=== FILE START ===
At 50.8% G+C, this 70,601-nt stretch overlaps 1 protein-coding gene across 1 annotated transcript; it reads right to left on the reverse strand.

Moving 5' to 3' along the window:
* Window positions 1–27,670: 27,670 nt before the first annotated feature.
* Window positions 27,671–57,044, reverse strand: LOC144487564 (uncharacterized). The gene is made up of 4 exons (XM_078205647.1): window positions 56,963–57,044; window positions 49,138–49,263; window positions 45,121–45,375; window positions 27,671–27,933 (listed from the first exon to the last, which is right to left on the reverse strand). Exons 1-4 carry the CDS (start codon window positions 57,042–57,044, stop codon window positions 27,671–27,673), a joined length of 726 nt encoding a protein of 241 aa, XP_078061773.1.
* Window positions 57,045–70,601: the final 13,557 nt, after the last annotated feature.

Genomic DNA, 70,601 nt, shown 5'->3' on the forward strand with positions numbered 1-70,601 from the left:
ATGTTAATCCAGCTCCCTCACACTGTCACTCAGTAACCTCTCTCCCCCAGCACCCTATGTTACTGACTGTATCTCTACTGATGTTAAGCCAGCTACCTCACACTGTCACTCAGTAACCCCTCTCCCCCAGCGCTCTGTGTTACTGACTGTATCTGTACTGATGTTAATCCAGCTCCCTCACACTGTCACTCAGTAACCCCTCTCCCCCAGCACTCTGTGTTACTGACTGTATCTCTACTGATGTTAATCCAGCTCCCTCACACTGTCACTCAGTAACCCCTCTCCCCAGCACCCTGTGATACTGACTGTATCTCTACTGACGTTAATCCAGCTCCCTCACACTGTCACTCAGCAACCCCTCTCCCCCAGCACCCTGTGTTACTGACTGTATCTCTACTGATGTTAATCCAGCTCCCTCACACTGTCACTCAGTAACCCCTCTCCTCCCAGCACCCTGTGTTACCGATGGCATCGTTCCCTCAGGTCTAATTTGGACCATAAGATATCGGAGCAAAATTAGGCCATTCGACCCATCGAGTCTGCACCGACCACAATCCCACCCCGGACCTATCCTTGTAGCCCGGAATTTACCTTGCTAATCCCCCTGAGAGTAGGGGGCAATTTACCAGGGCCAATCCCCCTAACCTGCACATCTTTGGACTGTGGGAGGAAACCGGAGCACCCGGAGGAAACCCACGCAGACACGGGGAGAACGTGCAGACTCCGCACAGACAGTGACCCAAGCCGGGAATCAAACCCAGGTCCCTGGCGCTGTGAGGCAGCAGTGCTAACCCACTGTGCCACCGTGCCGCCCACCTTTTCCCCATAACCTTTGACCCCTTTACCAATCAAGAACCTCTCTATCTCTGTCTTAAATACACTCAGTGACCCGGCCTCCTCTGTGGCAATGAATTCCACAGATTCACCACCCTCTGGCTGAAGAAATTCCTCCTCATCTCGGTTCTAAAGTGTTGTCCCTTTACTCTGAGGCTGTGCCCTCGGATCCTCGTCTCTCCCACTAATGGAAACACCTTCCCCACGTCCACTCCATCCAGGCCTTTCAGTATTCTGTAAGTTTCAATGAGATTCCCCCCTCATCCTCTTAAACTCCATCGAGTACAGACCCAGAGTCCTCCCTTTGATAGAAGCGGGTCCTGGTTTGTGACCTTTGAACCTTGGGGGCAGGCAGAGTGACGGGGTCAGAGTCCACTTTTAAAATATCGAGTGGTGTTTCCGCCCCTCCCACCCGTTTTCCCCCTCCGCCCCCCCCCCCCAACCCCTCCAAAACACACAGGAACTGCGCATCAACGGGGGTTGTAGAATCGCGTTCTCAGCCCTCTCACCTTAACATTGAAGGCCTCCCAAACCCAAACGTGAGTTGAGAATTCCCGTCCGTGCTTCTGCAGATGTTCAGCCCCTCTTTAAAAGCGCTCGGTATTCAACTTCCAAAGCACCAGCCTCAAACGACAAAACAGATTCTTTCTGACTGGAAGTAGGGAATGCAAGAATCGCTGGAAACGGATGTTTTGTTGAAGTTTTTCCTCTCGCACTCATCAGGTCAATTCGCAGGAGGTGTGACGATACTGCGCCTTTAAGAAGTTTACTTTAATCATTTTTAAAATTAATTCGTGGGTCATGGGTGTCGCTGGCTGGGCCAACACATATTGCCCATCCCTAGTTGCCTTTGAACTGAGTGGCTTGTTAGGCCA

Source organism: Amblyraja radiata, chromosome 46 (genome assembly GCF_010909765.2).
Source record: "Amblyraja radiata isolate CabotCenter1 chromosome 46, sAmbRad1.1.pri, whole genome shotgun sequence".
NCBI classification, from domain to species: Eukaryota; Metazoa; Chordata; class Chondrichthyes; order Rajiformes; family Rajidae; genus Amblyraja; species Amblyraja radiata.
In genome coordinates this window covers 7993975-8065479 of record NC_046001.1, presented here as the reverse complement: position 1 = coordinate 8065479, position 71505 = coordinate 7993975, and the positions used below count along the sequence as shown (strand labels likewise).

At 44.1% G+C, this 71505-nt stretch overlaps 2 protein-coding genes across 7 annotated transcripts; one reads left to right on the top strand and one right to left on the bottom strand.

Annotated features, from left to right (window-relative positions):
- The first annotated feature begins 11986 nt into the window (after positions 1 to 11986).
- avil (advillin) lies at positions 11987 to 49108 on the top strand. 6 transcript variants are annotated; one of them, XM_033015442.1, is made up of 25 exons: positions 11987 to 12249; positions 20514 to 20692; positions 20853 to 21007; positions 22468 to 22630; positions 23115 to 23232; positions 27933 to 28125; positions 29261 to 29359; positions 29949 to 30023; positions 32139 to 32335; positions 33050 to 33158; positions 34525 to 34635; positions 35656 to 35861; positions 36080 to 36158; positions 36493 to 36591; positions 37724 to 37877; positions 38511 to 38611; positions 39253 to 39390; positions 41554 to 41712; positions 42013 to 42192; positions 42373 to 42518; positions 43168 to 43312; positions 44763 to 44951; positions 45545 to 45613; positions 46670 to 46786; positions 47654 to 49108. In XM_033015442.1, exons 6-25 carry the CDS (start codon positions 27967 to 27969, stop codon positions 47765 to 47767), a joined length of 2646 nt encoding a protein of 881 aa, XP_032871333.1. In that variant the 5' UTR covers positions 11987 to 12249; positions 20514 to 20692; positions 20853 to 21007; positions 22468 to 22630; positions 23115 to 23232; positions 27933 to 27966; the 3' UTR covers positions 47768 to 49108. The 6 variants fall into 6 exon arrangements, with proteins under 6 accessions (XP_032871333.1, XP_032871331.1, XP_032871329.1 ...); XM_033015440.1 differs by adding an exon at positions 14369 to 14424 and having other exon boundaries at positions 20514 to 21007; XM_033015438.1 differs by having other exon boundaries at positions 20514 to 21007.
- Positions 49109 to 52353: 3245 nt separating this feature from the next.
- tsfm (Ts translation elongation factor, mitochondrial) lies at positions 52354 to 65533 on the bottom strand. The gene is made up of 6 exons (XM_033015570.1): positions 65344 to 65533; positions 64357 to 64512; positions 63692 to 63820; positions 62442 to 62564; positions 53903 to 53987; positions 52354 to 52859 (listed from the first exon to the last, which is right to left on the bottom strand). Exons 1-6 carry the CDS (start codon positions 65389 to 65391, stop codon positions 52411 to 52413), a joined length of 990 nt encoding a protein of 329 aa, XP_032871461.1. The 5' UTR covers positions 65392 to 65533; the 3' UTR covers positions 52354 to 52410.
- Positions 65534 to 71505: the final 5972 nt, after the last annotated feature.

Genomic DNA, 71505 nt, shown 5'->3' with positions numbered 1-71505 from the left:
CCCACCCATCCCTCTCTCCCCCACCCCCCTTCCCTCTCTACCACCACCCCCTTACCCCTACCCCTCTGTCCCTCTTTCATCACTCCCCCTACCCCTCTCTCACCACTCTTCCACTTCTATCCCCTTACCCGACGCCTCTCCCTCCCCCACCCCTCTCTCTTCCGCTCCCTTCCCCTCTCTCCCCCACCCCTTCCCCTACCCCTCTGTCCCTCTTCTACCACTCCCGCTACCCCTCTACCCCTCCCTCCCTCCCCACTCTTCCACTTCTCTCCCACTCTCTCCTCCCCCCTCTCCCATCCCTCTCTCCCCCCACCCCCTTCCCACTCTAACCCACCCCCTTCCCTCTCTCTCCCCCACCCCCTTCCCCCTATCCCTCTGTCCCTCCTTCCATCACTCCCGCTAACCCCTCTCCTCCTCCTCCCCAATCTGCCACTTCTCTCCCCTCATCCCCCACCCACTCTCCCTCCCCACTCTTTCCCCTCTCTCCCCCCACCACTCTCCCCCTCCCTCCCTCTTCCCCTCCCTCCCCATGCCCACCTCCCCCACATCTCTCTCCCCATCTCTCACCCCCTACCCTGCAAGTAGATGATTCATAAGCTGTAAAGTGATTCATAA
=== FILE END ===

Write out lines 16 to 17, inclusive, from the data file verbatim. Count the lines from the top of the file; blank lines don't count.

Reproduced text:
- Positions 49109 to 52353: 3245 nt separating this feature from the next.
- tsfm (Ts translation elongation factor, mitochondrial) lies at positions 52354 to 65533 on the bottom strand. The gene is made up of 6 exons (XM_033015570.1): positions 65344 to 65533; positions 64357 to 64512; positions 63692 to 63820; positions 62442 to 62564; positions 53903 to 53987; positions 52354 to 52859 (listed from the first exon to the last, which is right to left on the bottom strand). Exons 1-6 carry the CDS (start codon positions 65389 to 65391, stop codon positions 52411 to 52413), a joined length of 990 nt encoding a protein of 329 aa, XP_032871461.1. The 5' UTR covers positions 65392 to 65533; the 3' UTR covers positions 52354 to 52410.